Helicopter Parenting: Is It Time to Land and Let the Kids Take Off?

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A New Study In The Journal Of Pediatrics Says Maybe It’s Not Social Media, But Helicopter Parenting That’s Making Kids Depressed.

It’s not just social media, but the rise of helicopter parenting, in which kids no longer have spaces to just hang out with each other and be kids that is contributing to mental health issues. It’s titled: Decline in Independent Activity as a Cause of Decline in Children’s Mental Well-being: Summary of the Evidence.

The research summarises the decline in “independent mobility” for kids over the last few decades.

They also note that they are not claiming (of course) that this is the sole reason for the declines in mental health. Just that there is strong evidence that it is a key component. They explore a few other options that may contribute, including increased pressure at schools and societal changes.

Helicopter parenting, like any parenting style, has its pros and cons:


  1. Safety: Helicopter parents tend to be very vigilant, which can help protect their children from physical and emotional harm.
  2. Academic Success: Their involvement can lead to better academic performance, as they often closely monitor their children’s schoolwork.
  3. Emotional Support: Children of helicopter parents may feel a strong sense of emotional support and security.
  4. Life Skills: Some level of guidance can help children develop essential life skills.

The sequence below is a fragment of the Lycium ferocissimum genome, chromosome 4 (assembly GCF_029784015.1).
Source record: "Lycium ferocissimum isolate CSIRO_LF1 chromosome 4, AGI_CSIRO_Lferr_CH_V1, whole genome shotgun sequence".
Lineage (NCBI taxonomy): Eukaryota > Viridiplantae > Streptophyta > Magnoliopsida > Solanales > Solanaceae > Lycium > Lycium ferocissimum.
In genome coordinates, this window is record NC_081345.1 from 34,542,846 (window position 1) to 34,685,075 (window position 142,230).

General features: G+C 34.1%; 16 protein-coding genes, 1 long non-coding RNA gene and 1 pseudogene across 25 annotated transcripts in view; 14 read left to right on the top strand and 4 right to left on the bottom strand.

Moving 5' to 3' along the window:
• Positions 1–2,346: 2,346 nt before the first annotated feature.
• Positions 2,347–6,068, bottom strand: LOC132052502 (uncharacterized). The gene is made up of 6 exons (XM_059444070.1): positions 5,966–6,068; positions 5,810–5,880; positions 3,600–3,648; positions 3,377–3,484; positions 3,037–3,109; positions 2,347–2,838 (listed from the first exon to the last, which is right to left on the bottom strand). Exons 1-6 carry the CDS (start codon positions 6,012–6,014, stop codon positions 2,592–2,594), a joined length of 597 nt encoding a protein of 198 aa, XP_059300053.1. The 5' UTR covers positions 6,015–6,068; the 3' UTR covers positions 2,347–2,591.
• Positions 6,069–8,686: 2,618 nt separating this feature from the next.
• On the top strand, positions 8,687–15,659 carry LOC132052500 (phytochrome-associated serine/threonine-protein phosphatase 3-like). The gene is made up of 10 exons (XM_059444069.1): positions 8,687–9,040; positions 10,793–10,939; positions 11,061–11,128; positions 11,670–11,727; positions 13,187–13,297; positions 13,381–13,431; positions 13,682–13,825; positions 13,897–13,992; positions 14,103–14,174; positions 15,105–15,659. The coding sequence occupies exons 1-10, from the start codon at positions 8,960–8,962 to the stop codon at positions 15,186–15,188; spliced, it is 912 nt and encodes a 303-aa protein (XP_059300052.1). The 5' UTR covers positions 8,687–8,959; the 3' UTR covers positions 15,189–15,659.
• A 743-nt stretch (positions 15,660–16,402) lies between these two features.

1. Independence: Helicopter parenting can hinder a child’s ability to develop independence and problem-solving skills.
  2. Stress: Constant hovering and pressure can lead to stress and anxiety in both parents and children.
  3. Limited Exploration: Children may have limited opportunities to explore and make decisions on their own.
  4. Overwhelm: Parents can become overwhelmed and exhausted, focusing excessively on their children.


It’s essential to strike a balance between involvement and allowing children to grow and learn from their experiences.


In today’s rapidly changing world, the intersection of parenting, technology, and mental health is a topic of growing concern.

Renowned social psychologist Jonathan Haidt sheds light on this issue in his research on the anxious generation, exploring the factors contributing to rising rates of anxiety and depression among young people.

As parents, educators, and caregivers, it’s essential to consider how our approach to independence and smartphone use may impact children’s mental well-being.

Haidt’s work highlights the role of overprotective parenting and excessive screen time in contributing to the anxiety epidemic among today’s youth.

Helicopter parenting, characterised by over-involvement and micromanagement, can breed a sense of dependency and helplessness in children, leaving them ill-equipped to cope with life’s challenges independently.

Similarly, the pervasive use of smartphones and social media can exacerbate feelings of isolation, comparison, and FOMO (fear of missing out), further fueling anxiety and depression.